FIG. 2 shows a first type of CPU having an “accumulator-based” CPU architecture. Accumulator-based CPU 200 includes an instruction register 201, an accumulator 202, and an operation block 203. Instruction register 201 is a register in which the currently-executing instruction is stored. Accumulator 202 is a special register that provides one of the values on which the current instruction operates, and for some instructions (e.g., when the instruction provides a numerical result) is also used to store the result of the instruction. Operation block 203 is a control and execution circuit that can include, for example, an Arithmetic Logic Unit (ALU), a program counter register containing an address pointer to the main memory location in which the next instruction is stored, a parallel port providing access to the main memory, and so forth.

Accumulator-based CPUs were among the earliest-developed CPUs. They are best used in architectures having a relatively small instruction size, e.g., 8–16 bits. To reduce the instruction size, only one source address is included in the instruction, and no destination address is included. Instead, the value in the accumulator is always used as one of the operands, and the destination address is always the accumulator. Thus, at most one memory address is included in the instruction, that of the second operand.

Because only one operand is specified in each instruction, accumulator-based CPUs allow efficient instruction encoding and decoding, which decreases the cycle time of the CPU.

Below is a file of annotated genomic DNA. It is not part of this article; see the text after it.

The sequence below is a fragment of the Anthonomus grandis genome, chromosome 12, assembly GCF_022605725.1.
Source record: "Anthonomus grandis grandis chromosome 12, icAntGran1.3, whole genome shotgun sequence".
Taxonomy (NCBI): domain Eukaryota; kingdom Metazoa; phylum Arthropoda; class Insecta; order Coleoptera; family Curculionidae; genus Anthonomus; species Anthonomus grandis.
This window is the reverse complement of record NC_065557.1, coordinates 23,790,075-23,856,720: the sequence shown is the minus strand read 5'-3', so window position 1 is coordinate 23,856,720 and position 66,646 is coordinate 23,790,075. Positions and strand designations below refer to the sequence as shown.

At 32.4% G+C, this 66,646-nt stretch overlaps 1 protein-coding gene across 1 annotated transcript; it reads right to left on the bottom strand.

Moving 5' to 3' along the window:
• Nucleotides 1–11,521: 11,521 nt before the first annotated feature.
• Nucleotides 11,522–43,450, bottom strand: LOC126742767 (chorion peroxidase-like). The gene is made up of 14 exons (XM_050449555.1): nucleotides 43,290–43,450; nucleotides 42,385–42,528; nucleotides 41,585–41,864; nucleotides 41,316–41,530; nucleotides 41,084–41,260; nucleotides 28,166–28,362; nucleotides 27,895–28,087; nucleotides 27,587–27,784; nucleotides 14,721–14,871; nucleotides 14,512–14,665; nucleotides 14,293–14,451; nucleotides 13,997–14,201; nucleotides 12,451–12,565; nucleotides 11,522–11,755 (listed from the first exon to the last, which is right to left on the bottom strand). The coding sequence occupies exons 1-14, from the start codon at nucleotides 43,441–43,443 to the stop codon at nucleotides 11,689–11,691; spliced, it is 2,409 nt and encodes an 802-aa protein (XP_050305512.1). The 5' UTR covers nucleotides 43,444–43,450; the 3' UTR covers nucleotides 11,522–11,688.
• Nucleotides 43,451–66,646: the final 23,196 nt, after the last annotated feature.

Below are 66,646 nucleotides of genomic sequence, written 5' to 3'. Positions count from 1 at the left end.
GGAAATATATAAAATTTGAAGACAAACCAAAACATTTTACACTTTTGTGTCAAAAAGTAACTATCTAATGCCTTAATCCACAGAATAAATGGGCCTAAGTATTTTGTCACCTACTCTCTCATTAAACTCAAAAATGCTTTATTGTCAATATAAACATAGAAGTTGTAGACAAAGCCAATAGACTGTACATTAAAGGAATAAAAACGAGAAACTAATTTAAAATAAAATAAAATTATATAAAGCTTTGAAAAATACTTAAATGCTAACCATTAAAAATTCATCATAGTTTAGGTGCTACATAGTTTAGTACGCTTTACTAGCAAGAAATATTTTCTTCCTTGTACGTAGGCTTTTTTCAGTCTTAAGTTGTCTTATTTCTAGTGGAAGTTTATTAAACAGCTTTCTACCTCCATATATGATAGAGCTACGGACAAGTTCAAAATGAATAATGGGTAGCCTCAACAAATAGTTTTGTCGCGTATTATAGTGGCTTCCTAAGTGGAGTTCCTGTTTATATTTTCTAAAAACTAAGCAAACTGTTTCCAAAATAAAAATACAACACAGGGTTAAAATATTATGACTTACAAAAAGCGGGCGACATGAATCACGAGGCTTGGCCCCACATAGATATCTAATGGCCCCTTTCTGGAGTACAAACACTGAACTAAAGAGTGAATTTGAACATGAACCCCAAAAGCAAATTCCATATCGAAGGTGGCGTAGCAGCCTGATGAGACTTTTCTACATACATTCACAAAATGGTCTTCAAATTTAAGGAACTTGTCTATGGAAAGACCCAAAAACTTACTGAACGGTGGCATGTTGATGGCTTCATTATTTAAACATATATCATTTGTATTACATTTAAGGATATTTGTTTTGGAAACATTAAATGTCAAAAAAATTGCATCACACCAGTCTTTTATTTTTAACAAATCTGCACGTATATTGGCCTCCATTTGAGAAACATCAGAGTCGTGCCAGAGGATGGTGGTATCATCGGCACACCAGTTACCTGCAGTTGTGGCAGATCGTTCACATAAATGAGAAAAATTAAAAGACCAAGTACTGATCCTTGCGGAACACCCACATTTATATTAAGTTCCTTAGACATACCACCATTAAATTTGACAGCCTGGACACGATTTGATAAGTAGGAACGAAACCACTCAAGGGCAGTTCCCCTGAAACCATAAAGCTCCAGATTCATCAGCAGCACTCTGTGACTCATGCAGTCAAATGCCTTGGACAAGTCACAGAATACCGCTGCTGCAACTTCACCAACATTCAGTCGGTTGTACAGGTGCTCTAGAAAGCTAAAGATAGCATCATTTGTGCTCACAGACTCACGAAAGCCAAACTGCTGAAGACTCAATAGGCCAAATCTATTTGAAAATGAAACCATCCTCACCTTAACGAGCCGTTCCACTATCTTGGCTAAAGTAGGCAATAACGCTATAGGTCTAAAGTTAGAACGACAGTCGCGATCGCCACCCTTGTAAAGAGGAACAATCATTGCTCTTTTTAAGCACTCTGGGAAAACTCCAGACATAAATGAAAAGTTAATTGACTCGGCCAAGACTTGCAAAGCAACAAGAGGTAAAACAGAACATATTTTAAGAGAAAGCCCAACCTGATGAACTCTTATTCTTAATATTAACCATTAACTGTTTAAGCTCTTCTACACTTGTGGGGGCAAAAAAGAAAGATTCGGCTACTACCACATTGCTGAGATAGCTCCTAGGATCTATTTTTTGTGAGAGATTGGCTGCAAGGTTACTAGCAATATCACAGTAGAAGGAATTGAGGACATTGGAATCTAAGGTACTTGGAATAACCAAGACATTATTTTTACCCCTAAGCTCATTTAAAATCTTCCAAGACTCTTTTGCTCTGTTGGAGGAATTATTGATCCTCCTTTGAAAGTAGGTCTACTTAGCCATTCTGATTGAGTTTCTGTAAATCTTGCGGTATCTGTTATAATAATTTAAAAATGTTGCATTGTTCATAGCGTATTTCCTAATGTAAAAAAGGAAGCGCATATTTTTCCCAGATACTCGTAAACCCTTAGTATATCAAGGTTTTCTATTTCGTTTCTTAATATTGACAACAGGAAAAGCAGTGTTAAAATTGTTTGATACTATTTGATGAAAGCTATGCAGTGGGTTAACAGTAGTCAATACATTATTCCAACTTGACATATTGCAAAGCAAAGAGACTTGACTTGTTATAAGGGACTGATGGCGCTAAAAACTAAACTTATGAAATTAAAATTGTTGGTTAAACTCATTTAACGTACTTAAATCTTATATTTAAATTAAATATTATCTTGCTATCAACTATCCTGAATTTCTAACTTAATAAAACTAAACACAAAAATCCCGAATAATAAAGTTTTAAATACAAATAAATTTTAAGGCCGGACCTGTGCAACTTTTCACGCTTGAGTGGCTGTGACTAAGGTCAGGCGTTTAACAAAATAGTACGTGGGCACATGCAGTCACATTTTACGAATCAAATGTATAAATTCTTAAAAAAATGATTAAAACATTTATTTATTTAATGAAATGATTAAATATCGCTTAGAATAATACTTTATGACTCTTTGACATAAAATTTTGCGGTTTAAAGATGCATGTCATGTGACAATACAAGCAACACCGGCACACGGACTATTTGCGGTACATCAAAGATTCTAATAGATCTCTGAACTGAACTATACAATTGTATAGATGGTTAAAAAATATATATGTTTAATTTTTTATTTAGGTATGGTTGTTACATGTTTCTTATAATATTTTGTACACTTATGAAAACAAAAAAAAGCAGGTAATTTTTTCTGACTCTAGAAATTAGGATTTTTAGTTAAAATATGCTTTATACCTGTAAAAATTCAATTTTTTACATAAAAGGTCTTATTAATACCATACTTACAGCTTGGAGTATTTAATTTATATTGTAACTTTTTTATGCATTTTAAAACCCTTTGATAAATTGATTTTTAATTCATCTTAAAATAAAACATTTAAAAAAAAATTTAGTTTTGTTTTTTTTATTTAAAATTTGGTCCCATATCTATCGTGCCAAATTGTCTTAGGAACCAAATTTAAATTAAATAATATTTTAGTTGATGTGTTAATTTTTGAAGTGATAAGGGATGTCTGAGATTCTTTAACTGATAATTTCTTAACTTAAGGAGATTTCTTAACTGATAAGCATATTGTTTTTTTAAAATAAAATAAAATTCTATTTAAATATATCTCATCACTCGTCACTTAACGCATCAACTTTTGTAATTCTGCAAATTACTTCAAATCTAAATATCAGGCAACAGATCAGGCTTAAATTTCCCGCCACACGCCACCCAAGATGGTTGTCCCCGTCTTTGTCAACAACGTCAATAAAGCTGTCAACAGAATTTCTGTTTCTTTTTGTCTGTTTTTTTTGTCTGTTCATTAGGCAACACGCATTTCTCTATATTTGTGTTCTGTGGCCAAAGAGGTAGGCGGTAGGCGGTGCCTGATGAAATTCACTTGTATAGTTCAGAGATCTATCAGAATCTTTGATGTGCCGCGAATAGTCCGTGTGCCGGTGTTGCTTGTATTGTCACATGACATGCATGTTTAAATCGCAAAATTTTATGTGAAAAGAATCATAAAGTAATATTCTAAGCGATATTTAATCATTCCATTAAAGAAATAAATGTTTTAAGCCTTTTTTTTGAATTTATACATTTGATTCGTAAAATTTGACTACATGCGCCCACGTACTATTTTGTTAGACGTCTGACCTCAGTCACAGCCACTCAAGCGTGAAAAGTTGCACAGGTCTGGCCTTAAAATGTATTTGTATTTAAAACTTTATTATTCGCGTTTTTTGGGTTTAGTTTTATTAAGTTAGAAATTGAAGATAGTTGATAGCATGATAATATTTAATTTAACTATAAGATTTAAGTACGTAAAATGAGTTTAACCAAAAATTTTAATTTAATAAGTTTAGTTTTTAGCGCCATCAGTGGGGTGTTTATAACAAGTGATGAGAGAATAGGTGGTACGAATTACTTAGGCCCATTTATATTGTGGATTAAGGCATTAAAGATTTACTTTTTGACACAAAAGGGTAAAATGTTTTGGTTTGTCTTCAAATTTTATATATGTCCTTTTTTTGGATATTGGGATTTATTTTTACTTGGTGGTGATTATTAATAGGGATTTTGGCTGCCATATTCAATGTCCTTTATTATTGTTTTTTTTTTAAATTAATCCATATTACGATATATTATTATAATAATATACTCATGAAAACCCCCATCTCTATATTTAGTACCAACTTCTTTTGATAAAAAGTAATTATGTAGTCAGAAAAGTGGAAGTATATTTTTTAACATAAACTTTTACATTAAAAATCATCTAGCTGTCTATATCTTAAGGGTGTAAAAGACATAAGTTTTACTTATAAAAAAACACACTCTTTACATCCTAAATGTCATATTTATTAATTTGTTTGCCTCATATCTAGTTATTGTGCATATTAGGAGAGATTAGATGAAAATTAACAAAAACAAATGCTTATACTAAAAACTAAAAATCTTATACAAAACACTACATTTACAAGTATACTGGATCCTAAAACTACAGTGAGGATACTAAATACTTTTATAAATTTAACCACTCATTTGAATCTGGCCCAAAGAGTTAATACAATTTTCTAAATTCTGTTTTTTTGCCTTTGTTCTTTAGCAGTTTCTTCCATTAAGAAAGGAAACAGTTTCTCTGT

As an example of accumulator-based operation, the following sequence of pseudo-code instructions performs the function “a=b+c+d” in an accumulator-based CPU. The letters “a”, “b”, “c”, and “d” are addresses in main memory. The term “Acc” refers to the accumulator. Note that four memory accesses are required; three to fetch the operands, and one to store the result. Each of these memory accesses has an associated latency, which is added to the latency of the arithmetic (e.g., addition) operation.

(1) load b // Acc ← b
(2) add c // Acc ← Acc + c
(3) add d // Acc ← Acc + d
(4) store a // a ← Acc

In step (1), the value at memory location “b” is loaded into the accumulator. In step (2), the value at memory location “c” is added to the value in the accumulator. In step (3), the value at memory location “d” is added to the value in the accumulator. In step (4), the value in the accumulator is stored in memory location “a”.